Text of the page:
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And, madam, there's my lady Spade,
And studied Affectation came, Hath sent this letter by her maid.”
Each limb and feature out of frame; “ Well, I remember what she won;
While Ignorance, with brain of lead, And hath she sent so soon to dun?
Flew hovering o'er each female head. Here, carry down those ten pistoles
Why should I ask of thee, my Muse, My husband left to pay for coals :
An hundred tongues, as poets use, I thank my stars, they all are light;
When, to give every dame her due, And I may have revenge to-night.”
An hundred thousand were too few? Now, loitering o'er her tea and cream,
Or how shall I, alas! relate She enters on her usual theme;
The sum of all their senseless prate, Her last night's ill success repeats,
Their innuendoes, hints, and slanders, Calls lady Spade a hundred cheats :
Their meanings lewd, and double entendres 1 “ She slipt spadillo in her breast,
Now comes the general scandal-charge; Then thought to turn it to a jest :
What some invent, the rest enlarge ; There's Mrs. Cut and she combine,
And, “ Madam, if it be a lie, And to each other give the sign."
You have the tale as cheap as I : Through every game pursues her tale,
I must conceal my author's name; Like hunters o'er their evening ale.
But now 'tis known to common fame.” Now to another scene give place :
Say, foolish females, bold and blind, Enter the folks with silks and lace :
Say, by what fatal turn of mind, Fresh matter for a world of chat,
Are you on vices most severe, Right Indian this, right Mechlin that:
Wherein yourselves have greatest share ? “Observe this pattern; there's a stuff;
Thus every fool herself deludes; I can have customers enough.
The prudes condemn the absent prudes : Dear madam, you are grown so hard
Mopsa, who stinks her spouse to death, This lace is worth twelve pounds a yard : Accuses Chloe's tainted breath; Madam, if there be truth in man,
Hircina, rank with sweat, presumes I never sold so cheap a fan."
To censure Phyllis for perfumes; This business of importance o'er,
While crooked Cynthia, sneering, says And madam almost dress'd by four;
That Florimel wears iron stays : The footman, in his usual phrase,
Chloe, of every coxcomb jealous, Comes up with, “ Madam, dinner stays."
Admires how girls can talk with fellows; She answers in her usual style,
And, full of indignation, frets, “ The cook must keep it back a while :
That women should be such coquettes : I never can have time to dress;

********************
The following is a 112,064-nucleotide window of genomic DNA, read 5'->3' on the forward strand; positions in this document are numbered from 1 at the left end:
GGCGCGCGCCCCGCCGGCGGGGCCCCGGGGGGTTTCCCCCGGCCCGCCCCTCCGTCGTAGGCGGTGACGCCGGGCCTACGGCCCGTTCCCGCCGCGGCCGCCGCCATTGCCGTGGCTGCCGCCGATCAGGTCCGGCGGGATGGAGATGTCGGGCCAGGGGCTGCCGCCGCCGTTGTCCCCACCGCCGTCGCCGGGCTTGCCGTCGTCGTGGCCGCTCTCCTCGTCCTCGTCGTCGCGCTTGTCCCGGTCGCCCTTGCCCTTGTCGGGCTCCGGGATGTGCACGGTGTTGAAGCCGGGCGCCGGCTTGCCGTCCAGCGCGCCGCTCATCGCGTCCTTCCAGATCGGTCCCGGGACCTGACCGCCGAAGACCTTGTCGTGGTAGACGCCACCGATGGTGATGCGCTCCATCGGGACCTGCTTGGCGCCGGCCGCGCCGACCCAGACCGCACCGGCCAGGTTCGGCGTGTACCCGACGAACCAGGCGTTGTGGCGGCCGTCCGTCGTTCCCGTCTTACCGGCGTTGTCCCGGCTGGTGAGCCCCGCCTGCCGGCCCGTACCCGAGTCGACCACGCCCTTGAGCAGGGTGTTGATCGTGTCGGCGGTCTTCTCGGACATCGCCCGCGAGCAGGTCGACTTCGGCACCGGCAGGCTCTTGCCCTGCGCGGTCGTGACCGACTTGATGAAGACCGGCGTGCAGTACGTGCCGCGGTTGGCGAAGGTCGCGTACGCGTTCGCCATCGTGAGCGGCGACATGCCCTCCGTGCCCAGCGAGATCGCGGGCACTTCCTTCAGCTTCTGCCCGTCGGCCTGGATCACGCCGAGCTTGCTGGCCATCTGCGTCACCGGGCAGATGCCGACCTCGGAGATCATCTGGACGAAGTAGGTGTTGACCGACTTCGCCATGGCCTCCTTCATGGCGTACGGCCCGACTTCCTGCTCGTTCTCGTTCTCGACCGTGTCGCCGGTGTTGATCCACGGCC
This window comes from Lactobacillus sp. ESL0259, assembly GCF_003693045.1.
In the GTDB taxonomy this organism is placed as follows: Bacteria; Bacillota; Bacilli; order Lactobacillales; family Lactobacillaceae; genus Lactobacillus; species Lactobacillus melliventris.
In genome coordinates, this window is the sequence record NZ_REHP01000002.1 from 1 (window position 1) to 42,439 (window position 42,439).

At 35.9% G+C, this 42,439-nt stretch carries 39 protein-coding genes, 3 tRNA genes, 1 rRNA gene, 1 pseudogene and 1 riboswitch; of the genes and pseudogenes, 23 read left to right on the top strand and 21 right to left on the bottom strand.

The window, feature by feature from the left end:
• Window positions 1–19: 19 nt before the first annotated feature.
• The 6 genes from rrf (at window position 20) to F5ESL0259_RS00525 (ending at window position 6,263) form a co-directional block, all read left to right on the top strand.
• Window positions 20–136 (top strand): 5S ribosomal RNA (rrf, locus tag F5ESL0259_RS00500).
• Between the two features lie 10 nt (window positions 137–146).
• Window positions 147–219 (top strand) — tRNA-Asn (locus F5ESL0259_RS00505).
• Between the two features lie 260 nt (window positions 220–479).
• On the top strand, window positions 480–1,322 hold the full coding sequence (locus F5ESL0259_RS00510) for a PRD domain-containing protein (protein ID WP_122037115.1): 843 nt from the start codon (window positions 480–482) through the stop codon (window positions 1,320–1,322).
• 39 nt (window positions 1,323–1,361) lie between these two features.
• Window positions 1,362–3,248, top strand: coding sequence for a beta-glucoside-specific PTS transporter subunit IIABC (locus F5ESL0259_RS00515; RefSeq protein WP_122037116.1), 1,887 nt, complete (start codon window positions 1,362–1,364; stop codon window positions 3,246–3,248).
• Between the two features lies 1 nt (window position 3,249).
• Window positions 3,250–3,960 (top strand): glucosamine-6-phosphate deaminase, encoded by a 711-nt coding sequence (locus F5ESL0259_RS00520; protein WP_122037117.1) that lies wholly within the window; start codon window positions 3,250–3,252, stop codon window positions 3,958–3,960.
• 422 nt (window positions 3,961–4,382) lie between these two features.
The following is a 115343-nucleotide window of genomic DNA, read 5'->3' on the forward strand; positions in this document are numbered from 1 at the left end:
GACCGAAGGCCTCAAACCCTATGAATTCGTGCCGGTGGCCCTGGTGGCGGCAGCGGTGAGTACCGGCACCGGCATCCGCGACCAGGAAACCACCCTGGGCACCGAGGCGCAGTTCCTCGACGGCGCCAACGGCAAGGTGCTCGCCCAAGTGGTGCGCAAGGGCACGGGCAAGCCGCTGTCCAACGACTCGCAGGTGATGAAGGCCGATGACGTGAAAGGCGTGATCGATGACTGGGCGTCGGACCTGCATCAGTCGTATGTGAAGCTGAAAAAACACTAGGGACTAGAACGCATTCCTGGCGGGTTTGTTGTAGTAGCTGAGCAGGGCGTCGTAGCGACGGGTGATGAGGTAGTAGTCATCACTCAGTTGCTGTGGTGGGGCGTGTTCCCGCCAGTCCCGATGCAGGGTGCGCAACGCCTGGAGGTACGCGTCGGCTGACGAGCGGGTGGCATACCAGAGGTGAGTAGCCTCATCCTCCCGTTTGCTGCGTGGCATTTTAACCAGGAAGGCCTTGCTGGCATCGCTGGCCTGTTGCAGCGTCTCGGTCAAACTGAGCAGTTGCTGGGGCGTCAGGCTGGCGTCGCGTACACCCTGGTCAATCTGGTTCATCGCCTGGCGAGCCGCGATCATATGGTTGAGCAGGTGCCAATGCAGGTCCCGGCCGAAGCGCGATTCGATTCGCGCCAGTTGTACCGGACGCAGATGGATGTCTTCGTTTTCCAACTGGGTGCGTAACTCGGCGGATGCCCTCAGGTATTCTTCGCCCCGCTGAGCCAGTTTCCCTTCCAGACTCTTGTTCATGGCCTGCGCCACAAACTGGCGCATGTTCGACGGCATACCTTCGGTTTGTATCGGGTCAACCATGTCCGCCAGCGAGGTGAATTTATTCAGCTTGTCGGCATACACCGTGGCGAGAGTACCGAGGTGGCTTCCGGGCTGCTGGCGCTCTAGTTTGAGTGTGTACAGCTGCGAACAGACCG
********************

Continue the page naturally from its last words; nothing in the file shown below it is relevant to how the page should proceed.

Iris, for scandal most notorious, (No woman breathing takes up less ;)
Cries, “ Lord, the world is so censorious!" I'm hurried so it makes me sick;
And Rufa, with her combs of lead, I wish the dinner at Old Nick."
Whispers that Sappho's hair is red: At table now she acts her part,
Aura, whose tongue you hear a mile hence, Has all the dinner-cant by heart :
Talks half a day in praise of silence ; “ I thought we were to dine alone,
And Sylvia, full of inward guilt, My dear; for sure, if I had known
Calls Amoret an arrant jilt. This company would come to-day
Now voices over voices rise, But really 'tis my spouse's way!
While each to be the loudest vies : He's so unkind, he never sends
They contradict, affirm, dispute, To tell when he invites his friends :
No single tongue one moment mute; I wish ye may but have enough!"
All mad to speak, and none to hearken, And while with all this paltry stuff
They set the very lap-dog barking; She sits tormenting every guest,
Their chattering makes a louder din Nor gives her tongue one moment's rest,
Than fish-wives o'er a cup of gin: In phrases batter'd, stale, and trite,
Not school-boys at a barring-out Which modern ladies call polite;
Rais'd ever such incessant rout; You see the booby husband sit
The jumbling particles of matter In admiration at her wit.
In chaos made not such a clatter; But let me now awhile survey
Far less the rabble roar and rail, Our madam o'er her evening-tea;
When drunk with sour election ale. Surrounded with her noisy clans
Nor do they trust their tongues alone. of prudes, coquettes, and harridans ;
But speak a language of their own ; When, frighted at the clamorous crew,
Can read a nod, a shrug, a look, Away the god of Silence flew,
Far better than a printed book; And fair Discretion left the place,
Convey a libel in a frown, And Modesty with blushing face :
And wink a reputation down; Now enters overweening Pride,
Or, by the tossing of the fan, And Scandal ever gaping wide;
Describe the lady and the man. Hypocrisy with frown severe,
But see, the female club disbands, Scurrility with gibing air;
Each twenty visits on her hands. Rude Laughter seeming like to burst,
Now all alone poor madam sits And Malice always judging worst;
In vapors and hysteric fits: And Vanity with pocket-glass,
“ And was not Tom this morning sent ? And Impndence with front of brass ;
I'd lay my life he never went:
Past six, and not a living soul !
But, conscious that they all speak true, I might by this have won a vole."
And give each other but their due, A dreadful interval of spleen!
It never interrupts the game, How shall we pass the time between!
Or makes them sensible of shame. “Here, Betty, let me take my drops ;
The time too precious now to waste, And feel my pulse, I know it stops :
The supper gobbled up in haste ; This head of mine, Lord, how it swims!
Again afresh to cards they run, And such a pain in all my limbs!"